Ecclesiastes 3:10 MEANING

Ecclesiastes 3:10
Verses 10-15. - There is a plan and system in all the circumstances of man's life; he feels this instinctively, but he cannot comprehend it. His duty is to make the best of the present, and to recognize the immutability of the law that governs all things. Verse 10. - I have seen the travail which God hath given to the sons of men to be exercised in it; i.e. to busy themselves therewith (Ecclesiastes 1:13). This travail, exercise, or business is the work that has to be done under the conditions prescribed of time and season in face of the difficulty of man's free action and God's ordering. We take infinite pains, we entertain ample desires, and strive restlessly to carry them out, but our efforts are controlled by a higher law, and results occur in the way and at the time arranged by Providence. Human labor, though it is appointed by God and is part of man's heritage imposed upon him by the Fall (Genesis 3:17, etc.), cannot bring contentment or satisfy the spirit's cravings.

3:1-10 To expect unchanging happiness in a changing world, must end in disappointment. To bring ourselves to our state in life, is our duty and wisdom in this world. God's whole plan for the government of the world will be found altogether wise, just, and good. Then let us seize the favourable opportunity for every good purpose and work. The time to die is fast approaching. Thus labour and sorrow fill the world. This is given us, that we may always have something to do; none were sent into the world to be idle.I have seen the travail which God hath given to the sons of men,.... The pains and trouble they are at to get a little wisdom and knowledge, Ecclesiastes 1:13; and so to obtain riches and honour, peace and plenty, which sometimes they do obtain, and sometimes not; and when they do, do not keep them long, for there is a time for everything. This the wise man had observed, in a variety of instances; and he considered the end of God in it, which was for men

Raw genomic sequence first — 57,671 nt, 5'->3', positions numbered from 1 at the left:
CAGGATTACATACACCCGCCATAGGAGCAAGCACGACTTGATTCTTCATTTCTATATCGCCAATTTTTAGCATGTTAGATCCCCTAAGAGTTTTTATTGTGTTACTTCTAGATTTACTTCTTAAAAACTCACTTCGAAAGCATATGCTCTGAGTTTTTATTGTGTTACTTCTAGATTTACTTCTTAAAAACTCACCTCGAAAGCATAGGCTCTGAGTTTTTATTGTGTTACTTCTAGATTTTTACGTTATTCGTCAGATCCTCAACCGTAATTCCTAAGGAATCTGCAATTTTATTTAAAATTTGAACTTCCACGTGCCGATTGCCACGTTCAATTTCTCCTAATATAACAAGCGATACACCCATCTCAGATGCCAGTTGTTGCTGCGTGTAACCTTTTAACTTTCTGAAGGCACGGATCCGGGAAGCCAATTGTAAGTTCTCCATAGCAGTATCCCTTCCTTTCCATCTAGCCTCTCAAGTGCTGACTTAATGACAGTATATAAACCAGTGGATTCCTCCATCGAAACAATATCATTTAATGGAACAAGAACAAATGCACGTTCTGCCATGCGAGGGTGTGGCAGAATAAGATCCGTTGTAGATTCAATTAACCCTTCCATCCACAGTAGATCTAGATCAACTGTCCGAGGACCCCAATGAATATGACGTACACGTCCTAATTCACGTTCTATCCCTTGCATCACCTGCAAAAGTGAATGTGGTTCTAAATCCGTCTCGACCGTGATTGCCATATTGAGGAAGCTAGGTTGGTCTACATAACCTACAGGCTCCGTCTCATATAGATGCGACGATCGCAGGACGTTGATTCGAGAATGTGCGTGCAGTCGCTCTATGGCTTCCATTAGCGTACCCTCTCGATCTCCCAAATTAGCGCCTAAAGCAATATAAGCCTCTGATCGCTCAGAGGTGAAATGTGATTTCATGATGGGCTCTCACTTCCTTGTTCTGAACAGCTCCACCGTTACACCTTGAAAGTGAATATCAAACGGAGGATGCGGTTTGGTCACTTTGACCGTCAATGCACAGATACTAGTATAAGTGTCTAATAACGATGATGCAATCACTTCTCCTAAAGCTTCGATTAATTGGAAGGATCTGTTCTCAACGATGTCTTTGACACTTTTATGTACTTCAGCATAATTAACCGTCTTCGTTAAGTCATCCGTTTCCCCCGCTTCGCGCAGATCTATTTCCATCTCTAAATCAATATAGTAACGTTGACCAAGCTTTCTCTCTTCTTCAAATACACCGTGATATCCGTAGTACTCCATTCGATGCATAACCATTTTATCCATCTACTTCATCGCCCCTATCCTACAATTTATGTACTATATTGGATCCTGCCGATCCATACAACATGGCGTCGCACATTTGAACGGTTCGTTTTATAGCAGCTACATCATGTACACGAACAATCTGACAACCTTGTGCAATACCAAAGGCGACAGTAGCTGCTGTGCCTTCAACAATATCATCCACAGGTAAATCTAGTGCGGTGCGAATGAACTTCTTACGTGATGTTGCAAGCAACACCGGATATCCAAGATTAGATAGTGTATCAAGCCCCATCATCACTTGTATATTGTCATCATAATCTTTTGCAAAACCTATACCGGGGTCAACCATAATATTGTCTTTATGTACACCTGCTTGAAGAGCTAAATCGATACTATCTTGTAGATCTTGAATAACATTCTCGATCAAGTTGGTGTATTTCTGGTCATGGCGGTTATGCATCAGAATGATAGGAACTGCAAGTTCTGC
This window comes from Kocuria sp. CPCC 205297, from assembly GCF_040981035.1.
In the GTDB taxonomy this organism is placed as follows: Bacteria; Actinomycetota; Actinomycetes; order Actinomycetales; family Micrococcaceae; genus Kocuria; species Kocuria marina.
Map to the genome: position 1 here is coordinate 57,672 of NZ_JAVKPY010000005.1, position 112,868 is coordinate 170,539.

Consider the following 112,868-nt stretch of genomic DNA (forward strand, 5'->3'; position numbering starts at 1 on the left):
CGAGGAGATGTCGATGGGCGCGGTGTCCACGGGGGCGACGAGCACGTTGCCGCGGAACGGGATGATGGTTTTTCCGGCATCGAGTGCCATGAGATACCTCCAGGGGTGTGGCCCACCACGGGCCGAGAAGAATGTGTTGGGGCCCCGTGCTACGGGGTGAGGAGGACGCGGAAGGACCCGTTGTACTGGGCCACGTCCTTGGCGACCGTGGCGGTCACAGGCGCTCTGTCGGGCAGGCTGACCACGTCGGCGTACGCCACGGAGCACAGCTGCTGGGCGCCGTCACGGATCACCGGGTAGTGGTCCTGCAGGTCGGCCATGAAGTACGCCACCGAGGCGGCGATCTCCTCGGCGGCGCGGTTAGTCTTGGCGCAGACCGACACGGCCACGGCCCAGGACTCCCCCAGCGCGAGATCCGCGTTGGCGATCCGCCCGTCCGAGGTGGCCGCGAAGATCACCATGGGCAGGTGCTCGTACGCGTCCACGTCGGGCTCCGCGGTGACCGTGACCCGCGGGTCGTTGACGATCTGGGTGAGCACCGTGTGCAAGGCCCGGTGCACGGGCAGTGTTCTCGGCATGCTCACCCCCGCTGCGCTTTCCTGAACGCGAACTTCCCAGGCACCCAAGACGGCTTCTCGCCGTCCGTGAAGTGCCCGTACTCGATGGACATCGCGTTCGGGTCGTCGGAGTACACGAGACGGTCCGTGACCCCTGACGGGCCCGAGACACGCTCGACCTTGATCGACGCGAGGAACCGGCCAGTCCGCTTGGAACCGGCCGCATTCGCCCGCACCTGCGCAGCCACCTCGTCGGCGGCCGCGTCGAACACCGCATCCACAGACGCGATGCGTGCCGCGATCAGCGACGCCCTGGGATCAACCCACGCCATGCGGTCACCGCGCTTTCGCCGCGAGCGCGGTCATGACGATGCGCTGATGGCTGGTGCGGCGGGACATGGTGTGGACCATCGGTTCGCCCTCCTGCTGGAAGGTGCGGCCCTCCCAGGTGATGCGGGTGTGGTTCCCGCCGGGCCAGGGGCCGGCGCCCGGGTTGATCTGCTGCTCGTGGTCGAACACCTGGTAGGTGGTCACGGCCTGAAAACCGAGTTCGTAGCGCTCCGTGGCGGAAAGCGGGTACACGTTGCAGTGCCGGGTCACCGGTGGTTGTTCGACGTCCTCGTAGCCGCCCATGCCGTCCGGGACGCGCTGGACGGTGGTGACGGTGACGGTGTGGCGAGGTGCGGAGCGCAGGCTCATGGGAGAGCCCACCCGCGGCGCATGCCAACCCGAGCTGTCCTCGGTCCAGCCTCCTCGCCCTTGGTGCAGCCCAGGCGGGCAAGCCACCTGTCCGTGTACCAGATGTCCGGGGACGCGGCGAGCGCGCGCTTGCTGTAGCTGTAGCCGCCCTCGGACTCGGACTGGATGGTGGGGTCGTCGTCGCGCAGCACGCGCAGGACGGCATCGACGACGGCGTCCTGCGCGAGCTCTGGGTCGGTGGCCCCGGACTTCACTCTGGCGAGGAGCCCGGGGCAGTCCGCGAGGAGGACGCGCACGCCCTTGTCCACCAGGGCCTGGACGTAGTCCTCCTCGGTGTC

to be exercised in it, or "by it"; or "to afflict" or "humble them by it" (l); to let them see that all their toil and labour signified little; all depended on a divine blessing, and no happiness was to be had in the creatures; all was vanity and vexation of spirit; See Gill on Ecclesiastes 1:13.

(l) "ad affligendum se in ea", Montanus; "ut eos adfligat in ea, sc. per eam", Rambachius; "ut ea redderet humiles", Tigurine version.

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